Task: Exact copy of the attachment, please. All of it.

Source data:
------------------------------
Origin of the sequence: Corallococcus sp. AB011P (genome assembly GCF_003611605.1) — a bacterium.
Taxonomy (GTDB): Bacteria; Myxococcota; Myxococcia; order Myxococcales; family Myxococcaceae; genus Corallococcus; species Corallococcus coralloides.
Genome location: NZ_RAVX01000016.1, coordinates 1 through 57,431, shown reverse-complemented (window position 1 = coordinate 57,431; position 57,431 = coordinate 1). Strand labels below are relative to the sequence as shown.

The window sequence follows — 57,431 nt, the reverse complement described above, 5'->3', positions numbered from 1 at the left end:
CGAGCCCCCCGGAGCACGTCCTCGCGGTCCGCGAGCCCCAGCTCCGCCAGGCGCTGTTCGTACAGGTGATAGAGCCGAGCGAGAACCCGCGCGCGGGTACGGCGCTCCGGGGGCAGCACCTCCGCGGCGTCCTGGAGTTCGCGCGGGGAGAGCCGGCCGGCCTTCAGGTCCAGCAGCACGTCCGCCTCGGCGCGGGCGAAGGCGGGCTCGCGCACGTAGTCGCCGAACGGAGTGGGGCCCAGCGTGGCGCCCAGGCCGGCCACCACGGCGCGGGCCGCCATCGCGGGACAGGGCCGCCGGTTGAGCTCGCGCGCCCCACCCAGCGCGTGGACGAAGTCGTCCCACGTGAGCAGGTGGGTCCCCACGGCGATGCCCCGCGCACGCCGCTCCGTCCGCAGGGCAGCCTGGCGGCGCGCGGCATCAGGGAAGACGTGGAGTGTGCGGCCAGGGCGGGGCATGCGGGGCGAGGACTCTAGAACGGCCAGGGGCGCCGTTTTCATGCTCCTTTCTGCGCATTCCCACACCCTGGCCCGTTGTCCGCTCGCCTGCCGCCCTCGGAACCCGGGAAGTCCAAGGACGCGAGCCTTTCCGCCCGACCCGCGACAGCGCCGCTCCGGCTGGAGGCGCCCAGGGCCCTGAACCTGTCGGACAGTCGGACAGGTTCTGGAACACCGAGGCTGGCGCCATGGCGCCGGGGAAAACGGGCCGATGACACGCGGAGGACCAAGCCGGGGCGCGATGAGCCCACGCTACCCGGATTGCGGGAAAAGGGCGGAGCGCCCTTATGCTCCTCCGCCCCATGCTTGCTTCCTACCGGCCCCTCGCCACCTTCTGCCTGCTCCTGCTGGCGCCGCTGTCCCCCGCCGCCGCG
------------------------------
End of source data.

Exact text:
Origin of the sequence: Corallococcus sp. AB011P (genome assembly GCF_003611605.1) — a bacterium.
Taxonomy (GTDB): Bacteria; Myxococcota; Myxococcia; order Myxococcales; family Myxococcaceae; genus Corallococcus; species Corallococcus coralloides.
Genome location: NZ_RAVX01000016.1, coordinates 1 through 57,431, shown reverse-complemented (window position 1 = coordinate 57,431; position 57,431 = coordinate 1). Strand labels below are relative to the sequence as shown.

The window sequence follows — 57,431 nt, the reverse complement described above, 5'->3', positions numbered from 1 at the left end:
CGAGCCCCCCGGAGCACGTCCTCGCGGTCCGCGAGCCCCAGCTCCGCCAGGCGCTGTTCGTACAGGTGATAGAGCCGAGCGAGAACCCGCGCGCGGGTACGGCGCTCCGGGGGCAGCACCTCCGCGGCGTCCTGGAGTTCGCGCGGGGAGAGCCGGCCGGCCTTCAGGTCCAGCAGCACGTCCGCCTCGGCGCGGGCGAAGGCGGGCTCGCGCACGTAGTCGCCGAACGGAGTGGGGCCCAGCGTGGCGCCCAGGCCGGCCACCACGGCGCGGGCCGCCATCGCGGGACAGGGCCGCCGGTTGAGCTCGCGCGCCCCACCCAGCGCGTGGACGAAGTCGTCCCACGTGAGCAGGTGGGTCCCCACGGCGATGCCCCGCGCACGCCGCTCCGTCCGCAGGGCAGCCTGGCGGCGCGCGGCATCAGGGAAGACGTGGAGTGTGCGGCCAGGGCGGGGCATGCGGGGCGAGGACTCTAGAACGGCCAGGGGCGCCGTTTTCATGCTCCTTTCTGCGCATTCCCACACCCTGGCCCGTTGTCCGCTCGCCTGCCGCCCTCGGAACCCGGGAAGTCCAAGGACGCGAGCCTTTCCGCCCGACCCGCGACAGCGCCGCTCCGGCTGGAGGCGCCCAGGGCCCTGAACCTGTCGGACAGTCGGACAGGTTCTGGAACACCGAGGCTGGCGCCATGGCGCCGGGGAAAACGGGCCGATGACACGCGGAGGACCAAGCCGGGGCGCGATGAGCCCACGCTACCCGGATTGCGGGAAAAGGGCGGAGCGCCCTTATGCTCCTCCGCCCCATGCTTGCTTCCTACCGGCCCCTCGCCACCTTCTGCCTGCTCCTGCTGGCGCCGCTGTCCCCCGCCGCCGCG